The present study also reports the relative prevalence of the 2 main varieties of ERMs in children. The cellophane macular reflex type, often considered the most common and benign form of ERMs,5 was relatively uncommon in this population, found in only 25% of all patients. This difference may be attributed to the relatively benign symptoms of the CMR-type ERMs, which may make them less likely to come to attention. The more severe PMF type of ERMs was diagnosed in 3 of 4 children in this study. Although Banach and associates1 did not classify the type of ERM in their patients, Benhamou and associates2 reported findings similar to this study. They described 13 of 20 eyes (65%) as having a “thick, white, and contractile” membrane (similar to the PMF designation) and the remaining 7 eyes as having a “thin transparent membrane” (similar to the CMR designation).2 The predominance of the PMF type of ERM in this study may be related to the high prevalence of the traumatic and uveitic causes, both of which may be more prone to significant injury and inflammation. Such a classification system seems to be useful in assessing clinical characteristics and surgical outcomes.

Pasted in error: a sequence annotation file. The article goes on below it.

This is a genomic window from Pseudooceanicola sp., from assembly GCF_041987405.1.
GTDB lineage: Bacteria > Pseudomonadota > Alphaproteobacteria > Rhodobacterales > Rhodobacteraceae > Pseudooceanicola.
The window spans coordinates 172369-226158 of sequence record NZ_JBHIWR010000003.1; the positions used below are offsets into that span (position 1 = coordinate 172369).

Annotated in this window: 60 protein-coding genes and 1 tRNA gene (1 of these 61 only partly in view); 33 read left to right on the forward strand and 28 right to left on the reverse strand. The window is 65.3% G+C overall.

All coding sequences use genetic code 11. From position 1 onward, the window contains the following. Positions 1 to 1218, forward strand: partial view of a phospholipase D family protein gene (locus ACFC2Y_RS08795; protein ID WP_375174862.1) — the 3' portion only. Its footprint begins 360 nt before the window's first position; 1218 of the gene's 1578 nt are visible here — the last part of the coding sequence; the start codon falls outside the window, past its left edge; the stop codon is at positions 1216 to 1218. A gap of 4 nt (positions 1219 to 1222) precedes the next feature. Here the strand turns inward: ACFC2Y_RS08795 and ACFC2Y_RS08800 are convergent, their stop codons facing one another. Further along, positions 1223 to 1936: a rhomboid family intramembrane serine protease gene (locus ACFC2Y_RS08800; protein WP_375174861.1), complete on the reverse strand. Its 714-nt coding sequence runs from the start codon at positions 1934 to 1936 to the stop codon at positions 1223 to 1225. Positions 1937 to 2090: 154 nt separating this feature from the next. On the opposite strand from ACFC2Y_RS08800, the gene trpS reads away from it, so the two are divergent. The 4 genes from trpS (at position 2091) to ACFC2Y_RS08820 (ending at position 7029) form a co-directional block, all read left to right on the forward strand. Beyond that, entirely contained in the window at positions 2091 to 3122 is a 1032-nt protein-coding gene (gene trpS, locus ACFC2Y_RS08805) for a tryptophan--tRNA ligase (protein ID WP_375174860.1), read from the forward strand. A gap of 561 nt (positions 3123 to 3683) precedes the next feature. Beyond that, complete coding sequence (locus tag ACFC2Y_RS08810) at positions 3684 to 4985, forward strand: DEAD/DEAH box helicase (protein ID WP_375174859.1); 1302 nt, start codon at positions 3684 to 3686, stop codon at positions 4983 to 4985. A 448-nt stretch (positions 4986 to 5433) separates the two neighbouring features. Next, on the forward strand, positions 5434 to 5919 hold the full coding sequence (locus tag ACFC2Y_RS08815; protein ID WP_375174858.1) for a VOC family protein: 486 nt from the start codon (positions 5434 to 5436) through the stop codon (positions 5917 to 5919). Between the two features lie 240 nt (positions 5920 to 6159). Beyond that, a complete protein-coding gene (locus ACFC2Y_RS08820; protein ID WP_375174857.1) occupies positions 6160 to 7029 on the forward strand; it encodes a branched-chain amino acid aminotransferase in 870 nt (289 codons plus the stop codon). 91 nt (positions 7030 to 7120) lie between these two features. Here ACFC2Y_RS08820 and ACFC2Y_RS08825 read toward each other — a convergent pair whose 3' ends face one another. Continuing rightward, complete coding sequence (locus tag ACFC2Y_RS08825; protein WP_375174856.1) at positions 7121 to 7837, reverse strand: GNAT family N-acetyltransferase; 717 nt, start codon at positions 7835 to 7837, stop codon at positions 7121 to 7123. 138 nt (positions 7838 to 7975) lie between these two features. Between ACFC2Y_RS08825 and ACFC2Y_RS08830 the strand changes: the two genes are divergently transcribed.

Published studies on the management of ERMs in young patients have demonstrated that membrane peeling can be safely performed, with an improvement in visual acuity.1,2 Spontaneous peeling of the ERM in young patients has been reported,6,7 and observation alone may be warranted. Banach and associates1 compared 2 groups of patients younger than 40 years with idiopathic ERMs. One group, with a visual acuity of 20/50 or better, was merely observed, and the second group, with a visual acuity of 20/60 or worse, underwent surgery. Of 13 patients, 10 (77%) who underwent surgical peeling experienced an improvement in vision, and 50% of the patients managed with observation alone had stable or improved vision. Benhamou and colleagues2 found ERM peeling to be safe in 20 young patients who had an improvement in postoperative visual acuity.